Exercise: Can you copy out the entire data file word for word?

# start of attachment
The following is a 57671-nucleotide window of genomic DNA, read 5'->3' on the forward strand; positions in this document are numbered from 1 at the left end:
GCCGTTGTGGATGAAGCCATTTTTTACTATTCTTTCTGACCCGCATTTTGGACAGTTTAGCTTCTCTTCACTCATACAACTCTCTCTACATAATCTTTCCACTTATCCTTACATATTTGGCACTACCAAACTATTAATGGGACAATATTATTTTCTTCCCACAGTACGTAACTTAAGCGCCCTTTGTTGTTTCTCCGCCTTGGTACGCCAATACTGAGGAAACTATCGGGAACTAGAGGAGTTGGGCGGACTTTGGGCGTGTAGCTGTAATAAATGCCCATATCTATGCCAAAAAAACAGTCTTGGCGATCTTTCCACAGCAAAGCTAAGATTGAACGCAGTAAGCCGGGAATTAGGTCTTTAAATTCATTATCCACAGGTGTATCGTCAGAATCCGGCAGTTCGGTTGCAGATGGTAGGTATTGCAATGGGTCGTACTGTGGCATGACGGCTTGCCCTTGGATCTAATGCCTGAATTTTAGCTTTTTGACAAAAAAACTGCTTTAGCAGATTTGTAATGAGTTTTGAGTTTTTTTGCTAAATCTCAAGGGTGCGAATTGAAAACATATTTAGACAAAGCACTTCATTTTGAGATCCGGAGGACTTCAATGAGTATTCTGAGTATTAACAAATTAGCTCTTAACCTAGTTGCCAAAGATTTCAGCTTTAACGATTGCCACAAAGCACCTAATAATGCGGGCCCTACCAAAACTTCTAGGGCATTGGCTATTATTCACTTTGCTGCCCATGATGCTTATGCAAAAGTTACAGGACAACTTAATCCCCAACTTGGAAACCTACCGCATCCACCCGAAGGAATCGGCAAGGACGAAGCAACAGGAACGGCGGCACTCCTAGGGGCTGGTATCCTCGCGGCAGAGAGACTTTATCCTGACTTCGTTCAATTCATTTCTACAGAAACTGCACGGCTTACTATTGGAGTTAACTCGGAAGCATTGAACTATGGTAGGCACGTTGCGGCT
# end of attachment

The following is a 57671-nucleotide window of genomic DNA, read 5'->3' on the forward strand; positions in this document are numbered from 1 at the left end:
GCCGTTGTGGATGAAGCCATTTTTTACTATTCTTTCTGACCCGCATTTTGGACAGTTTAGCTTCTCTTCACTCATACAACTCTCTCTACATAATCTTTCCACTTATCCTTACATATTTGGCACTACCAAACTATTAATGGGACAATATTATTTTCTTCCCACAGTACGTAACTTAAGCGCCCTTTGTTGTTTCTCCGCCTTGGTACGCCAATACTGAGGAAACTATCGGGAACTAGAGGAGTTGGGCGGACTTTGGGCGTGTAGCTGTAATAAATGCCCATATCTATGCCAAAAAAACAGTCTTGGCGATCTTTCCACAGCAAAGCTAAGATTGAACGCAGTAAGCCGGGAATTAGGTCTTTAAATTCATTATCCACAGGTGTATCGTCAGAATCCGGCAGTTCGGTTGCAGATGGTAGGTATTGCAATGGGTCGTACTGTGGCATGACGGCTTGCCCTTGGATCTAATGCCTGAATTTTAGCTTTTTGACAAAAAAACTGCTTTAGCAGATTTGTAATGAGTTTTGAGTTTTTTTGCTAAATCTCAAGGGTGCGAATTGAAAACATATTTAGACAAAGCACTTCATTTTGAGATCCGGAGGACTTCAATGAGTATTCTGAGTATTAACAAATTAGCTCTTAACCTAGTTGCCAAAGATTTCAGCTTTAACGATTGCCACAAAGCACCTAATAATGCGGGCCCTACCAAAACTTCTAGGGCATTGGCTATTATTCACTTTGCTGCCCATGATGCTTATGCAAAAGTTACAGGACAACTTAATCCCCAACTTGGAAACCTACCGCATCCACCCGAAGGAATCGGCAAGGACGAAGCAACAGGAACGGCGGCACTCCTAGGGGCTGGTATCCTCGCGGCAGAGAGACTTTATCCTGACTTCGTTCAATTCATTTCTACAGAAACTGCACGGCTTACTATTGGAGTTAACTCGGAAGCATTGAACTATGGTAGGCACGTTGCGGCT